1220 Fifth Avenue at 103rd St., +1 212-534-1672, mcny.org. Open Friday-Sunday from 10am-6pm. Admission is $20 USD.
17. Empire State Building
This historic landmark stands 1,453-feet (443m). It was completed in 1931 and the 1930s art deco interior of this building is absolutely beautiful. It’s one of the most iconic buildings in the city and you can get a real feel for how densely populated New York is as you take in the view. Get here early (or during lunchtime) to avoid the lines and tour groups.
350 5th Avenue, Midtown, +1 212 736 3100, esbnyc.com. Observation deck open daily from 1pm-10pm. Admission is $42 USD.
18. Broadway Show
You can’t go to New York City, the theater capital of the world, without seeing a show. Current highlights and my favorites include:
- The Lion King
- The Phantom of the Opera
- Dear Evan Hansen
- School of Rock
- Come From Away
Ticket prices vary greatly by show. However, you can find discounted theater tickets at the TKTS offices around the city (Times Square, South Street Seaport, and downtown Brooklyn) for shows that day. They also have an app where you can see what they offer too. Expect to spend at least $75-95 USD.
19. The Cloisters
Few people make it up to the Cloisters (it’s all the way up near 204th Street), a branch of the Met devoted to medieval Europe. It took me years to finally see it, and I kicked myself for waiting so long. It was built with Rockefeller money from parts of five European abbeys between 1934 and 1939. They even stipulated that the land across the river would forever remain undeveloped so the view would be unspoiled.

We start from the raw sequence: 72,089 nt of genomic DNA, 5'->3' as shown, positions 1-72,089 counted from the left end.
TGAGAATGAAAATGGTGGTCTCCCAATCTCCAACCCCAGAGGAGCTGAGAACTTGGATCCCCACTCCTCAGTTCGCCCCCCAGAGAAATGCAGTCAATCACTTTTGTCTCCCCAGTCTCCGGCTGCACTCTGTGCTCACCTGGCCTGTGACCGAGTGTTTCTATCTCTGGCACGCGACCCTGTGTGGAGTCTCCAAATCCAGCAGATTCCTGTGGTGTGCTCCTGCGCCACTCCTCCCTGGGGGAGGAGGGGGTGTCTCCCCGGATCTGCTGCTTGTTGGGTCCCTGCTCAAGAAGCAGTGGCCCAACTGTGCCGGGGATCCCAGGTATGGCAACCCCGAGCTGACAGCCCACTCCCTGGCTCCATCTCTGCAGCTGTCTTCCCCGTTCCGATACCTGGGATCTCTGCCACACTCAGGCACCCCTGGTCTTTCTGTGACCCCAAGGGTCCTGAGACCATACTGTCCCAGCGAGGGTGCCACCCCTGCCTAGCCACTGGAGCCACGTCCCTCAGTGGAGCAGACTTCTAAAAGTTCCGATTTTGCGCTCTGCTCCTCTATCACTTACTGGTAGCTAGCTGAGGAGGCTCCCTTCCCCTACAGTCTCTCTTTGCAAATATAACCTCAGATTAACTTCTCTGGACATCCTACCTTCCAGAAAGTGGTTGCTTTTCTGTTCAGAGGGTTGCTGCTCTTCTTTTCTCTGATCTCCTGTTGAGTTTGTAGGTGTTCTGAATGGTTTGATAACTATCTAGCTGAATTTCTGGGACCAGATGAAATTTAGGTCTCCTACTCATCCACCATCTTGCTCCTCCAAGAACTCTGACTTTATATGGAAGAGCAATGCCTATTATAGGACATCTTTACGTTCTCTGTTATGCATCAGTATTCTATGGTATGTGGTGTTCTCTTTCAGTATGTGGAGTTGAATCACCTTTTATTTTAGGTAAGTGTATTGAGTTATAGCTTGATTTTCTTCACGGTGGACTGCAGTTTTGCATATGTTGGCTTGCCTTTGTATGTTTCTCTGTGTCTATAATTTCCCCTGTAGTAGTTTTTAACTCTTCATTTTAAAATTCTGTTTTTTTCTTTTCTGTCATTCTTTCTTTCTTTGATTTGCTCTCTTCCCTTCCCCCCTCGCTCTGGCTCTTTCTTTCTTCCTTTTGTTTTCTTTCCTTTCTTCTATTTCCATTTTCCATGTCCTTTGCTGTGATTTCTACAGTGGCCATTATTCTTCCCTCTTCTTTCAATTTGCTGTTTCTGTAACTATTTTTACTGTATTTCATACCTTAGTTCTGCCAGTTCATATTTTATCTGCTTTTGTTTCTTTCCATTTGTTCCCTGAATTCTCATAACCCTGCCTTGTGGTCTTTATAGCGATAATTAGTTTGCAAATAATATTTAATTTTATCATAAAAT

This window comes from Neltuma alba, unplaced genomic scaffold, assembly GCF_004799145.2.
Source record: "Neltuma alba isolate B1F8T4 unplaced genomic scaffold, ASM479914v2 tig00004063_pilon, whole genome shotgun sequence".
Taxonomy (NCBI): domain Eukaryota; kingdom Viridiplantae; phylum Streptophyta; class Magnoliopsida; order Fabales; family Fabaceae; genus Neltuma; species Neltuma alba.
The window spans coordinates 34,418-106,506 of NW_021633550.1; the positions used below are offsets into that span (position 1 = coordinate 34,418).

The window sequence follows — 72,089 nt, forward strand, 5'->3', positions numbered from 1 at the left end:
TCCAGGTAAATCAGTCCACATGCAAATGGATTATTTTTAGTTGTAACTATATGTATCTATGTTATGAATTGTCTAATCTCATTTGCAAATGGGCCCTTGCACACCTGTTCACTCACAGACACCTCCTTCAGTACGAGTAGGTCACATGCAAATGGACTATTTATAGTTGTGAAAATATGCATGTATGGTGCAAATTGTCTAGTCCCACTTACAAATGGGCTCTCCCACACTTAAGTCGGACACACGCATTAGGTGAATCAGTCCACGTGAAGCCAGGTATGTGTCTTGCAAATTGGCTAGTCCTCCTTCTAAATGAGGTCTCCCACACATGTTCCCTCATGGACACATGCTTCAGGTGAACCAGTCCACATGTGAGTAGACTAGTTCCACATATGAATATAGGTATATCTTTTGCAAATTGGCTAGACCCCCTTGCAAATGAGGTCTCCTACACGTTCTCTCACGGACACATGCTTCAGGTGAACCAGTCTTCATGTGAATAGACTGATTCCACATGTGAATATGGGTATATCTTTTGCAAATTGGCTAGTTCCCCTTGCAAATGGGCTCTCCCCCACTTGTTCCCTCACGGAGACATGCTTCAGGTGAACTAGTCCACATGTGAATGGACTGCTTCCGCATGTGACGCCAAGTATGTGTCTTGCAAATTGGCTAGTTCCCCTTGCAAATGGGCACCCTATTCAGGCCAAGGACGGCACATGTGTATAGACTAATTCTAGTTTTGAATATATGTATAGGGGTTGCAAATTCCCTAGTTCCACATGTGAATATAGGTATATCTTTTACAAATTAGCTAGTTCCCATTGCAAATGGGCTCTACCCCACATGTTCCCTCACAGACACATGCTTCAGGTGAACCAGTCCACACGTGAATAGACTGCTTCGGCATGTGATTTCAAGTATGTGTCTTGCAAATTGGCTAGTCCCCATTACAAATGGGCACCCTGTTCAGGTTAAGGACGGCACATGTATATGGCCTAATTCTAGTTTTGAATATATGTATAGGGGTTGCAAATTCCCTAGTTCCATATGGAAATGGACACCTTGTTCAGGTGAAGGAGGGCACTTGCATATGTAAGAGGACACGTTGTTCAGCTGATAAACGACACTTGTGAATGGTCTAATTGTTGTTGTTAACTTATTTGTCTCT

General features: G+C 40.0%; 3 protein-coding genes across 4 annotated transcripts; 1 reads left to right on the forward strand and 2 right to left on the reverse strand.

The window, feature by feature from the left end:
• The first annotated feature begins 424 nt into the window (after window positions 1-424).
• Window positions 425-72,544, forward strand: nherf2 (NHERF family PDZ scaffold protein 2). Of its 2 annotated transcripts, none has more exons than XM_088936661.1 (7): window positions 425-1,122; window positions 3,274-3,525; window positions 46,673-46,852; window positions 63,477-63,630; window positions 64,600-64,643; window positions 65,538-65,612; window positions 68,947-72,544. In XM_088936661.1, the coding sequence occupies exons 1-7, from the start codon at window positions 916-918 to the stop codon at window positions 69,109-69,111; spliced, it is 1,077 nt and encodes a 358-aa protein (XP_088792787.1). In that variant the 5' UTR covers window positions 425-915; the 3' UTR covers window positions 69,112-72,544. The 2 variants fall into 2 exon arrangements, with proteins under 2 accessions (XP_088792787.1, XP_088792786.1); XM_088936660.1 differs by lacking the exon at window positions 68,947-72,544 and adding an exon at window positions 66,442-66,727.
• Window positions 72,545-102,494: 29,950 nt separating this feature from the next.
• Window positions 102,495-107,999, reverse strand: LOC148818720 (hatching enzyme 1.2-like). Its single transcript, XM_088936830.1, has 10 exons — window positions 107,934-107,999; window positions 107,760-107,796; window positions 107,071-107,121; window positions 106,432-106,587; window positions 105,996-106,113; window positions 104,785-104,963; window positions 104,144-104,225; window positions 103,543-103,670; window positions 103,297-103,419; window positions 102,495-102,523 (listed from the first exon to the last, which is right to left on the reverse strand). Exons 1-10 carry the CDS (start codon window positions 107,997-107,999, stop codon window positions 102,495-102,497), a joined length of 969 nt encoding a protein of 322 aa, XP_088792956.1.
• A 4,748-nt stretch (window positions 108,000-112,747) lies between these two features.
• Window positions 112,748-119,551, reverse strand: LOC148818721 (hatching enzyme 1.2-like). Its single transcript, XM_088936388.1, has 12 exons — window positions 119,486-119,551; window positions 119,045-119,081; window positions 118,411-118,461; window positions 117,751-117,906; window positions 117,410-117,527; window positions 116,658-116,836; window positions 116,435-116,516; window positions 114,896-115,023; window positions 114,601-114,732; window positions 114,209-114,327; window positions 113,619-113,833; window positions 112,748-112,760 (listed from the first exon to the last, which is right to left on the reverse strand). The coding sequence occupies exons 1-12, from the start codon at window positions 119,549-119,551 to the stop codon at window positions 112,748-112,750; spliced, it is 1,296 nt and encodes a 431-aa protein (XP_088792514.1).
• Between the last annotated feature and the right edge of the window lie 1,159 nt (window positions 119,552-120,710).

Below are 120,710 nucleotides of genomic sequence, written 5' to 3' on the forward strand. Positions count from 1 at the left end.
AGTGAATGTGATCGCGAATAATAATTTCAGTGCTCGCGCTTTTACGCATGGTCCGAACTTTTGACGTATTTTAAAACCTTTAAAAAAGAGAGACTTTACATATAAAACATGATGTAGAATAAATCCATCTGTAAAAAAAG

The building and its stunning cloistered garden are very, very peaceful and beautiful. It’s one of the best things to do in the city. There are free tours each day that explain the history of the museum and the paintings and exhibits.
99 Margaret Corbin Drive, Fort Tryon Park, +1 212 923 3700, metmuseum.org/visit/visit-the-cloisters. Open Thursday-Monday from 10am-5pm. Admission is $25 USD and includes same-day entry to The Met.
20. The High Line & Whitney Museum
The High Line is a former train track that has been converted into an urban walking park. It stretches almost 1.5 miles from 34th Street to the Meatpacking District. Lined with overlooks, gardens, public art, food stalls, and greenery, this walk is one of the best things to do in the city — especially on a nice summer day. Go for a walk, sit with a book, people-watch — the High Line is a must-see and a true favorite among locals.
The Whitney Museum of American Art (a museum that collaborates with the Met) is located in the Meatpacking District nearby. Even if you don’t go inside, the exterior of the building is worth seeing as it is a work of art in itself (it has a very unique, modern design). But I would recommend going inside as there is a wonderful exhibit of American art.
99 Gansevoort Street, Chelsea, +1 212 570 3600, whitney.org. Open Mondays 10:30am-5pm, Thursdays 10:30-6pm, Fridays from 10:30am-10pm, Saturdays from 10:30am-7pm, and Sundays from 10:30-6pm. Admission is $25 USD and pay-what-you-can on Fridays from 7pm-10pm.
21. Lower East Side Tenement Museum
This is a fascinating museum that offers visitors a chance to visit former tenement apartments on the Lower East Side. You’ll learn how immigrants from around the world lived during the late 1800s and early 1900s as they tried to make it in America. It’s an insightful museum and a good follow-up to what you see on Ellis Island. You can only visit this museum via guided tours and they need to be booked in advance. Personally, I like that they use live actors to bring history to life and share the story of newly arrived immigrants.